QZSS is a Japanese satellite positioning system composed mainly of satellites in quasi-zenith orbits (QZO). However, the term “Quasi-Zenith Satellite (QZS)” can refer to both satellites in QZO and geostationary orbits (GEO). For that reason, the name “QZO satellite” is used when it is necessary to specifically refer to satellites in QZO.
Satellite positioning systems use satellite signals to calculate position information. One famous example is the American Global Positioning System (GPS); the QZSS is sometimes called the “Japanese GPS.”
The QZSS and QZS are also nicknamed “Michibiki.” Only QZS-1 is currently being operated, but the satellites from QZS-2 on will also be called “Michibiki” (with no numbers added).
Satellite positioning is possible with four or more satellites, but eight or more satellites are regarded as necessary for stable position information. But since GPS satellites are stationed across the globe, some of these satellites cannot be seen on the reverse side, and in general only six satellites are constantly visible at a given location.
When QZSS (Michibiki) becomes a four-satellite constellation in 2018, three satellites will be visible at all times from locations in the Asia-Oceania regions. QZSS can be used in an integrated way with GPS, bringing the number of satellites to eight or more (six GPS satellites and three QZS) and making stable, high-precision positioning possible. QZS are compatible with GPS and receivers can be procured at a low cost, so it is expected that position information businesses utilizing geographical and spatial information will be developed.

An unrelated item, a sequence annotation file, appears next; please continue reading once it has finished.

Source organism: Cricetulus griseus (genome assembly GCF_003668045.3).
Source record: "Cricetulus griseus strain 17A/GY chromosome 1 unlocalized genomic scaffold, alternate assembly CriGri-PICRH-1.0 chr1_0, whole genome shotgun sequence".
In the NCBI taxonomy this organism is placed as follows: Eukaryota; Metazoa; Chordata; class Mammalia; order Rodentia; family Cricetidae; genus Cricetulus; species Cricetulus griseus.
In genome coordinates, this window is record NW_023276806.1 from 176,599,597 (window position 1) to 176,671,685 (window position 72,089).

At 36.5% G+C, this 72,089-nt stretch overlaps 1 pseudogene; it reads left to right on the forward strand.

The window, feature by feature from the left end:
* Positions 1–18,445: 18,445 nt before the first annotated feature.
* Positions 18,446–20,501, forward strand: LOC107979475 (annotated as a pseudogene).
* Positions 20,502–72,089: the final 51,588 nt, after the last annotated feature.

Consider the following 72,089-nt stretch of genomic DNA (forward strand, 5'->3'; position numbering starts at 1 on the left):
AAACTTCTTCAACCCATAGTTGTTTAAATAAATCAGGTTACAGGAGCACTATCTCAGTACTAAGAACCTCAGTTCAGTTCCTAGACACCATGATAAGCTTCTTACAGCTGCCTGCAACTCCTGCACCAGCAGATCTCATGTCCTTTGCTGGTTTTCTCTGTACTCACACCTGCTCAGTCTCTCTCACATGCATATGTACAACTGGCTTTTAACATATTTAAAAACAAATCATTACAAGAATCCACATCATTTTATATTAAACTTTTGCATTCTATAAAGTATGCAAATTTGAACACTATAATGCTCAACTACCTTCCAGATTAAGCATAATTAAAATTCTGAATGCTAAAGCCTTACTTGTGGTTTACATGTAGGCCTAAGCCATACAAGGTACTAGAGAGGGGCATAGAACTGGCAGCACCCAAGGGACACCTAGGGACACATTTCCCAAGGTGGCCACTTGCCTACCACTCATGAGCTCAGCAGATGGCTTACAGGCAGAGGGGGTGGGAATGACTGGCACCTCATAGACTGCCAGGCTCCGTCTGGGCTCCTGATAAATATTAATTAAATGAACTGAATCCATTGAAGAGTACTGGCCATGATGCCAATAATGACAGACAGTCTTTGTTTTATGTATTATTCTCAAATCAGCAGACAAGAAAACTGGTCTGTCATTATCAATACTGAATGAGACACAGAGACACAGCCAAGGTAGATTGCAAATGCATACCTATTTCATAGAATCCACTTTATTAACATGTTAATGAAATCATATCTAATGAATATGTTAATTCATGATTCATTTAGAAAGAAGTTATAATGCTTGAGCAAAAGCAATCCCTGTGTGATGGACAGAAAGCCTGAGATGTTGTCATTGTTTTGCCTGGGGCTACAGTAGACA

Even when the QZSS is a four-satellite constellation, stable positioning will not be available at some times in urban areas and mountainous regions due to the reduced number of satellites that can be seen behind buildings and mountains. Accordingly, efforts will be made to establish a seven-satellite constellation in the future and to obtain accurate position information even in urban areas and mountainous regions.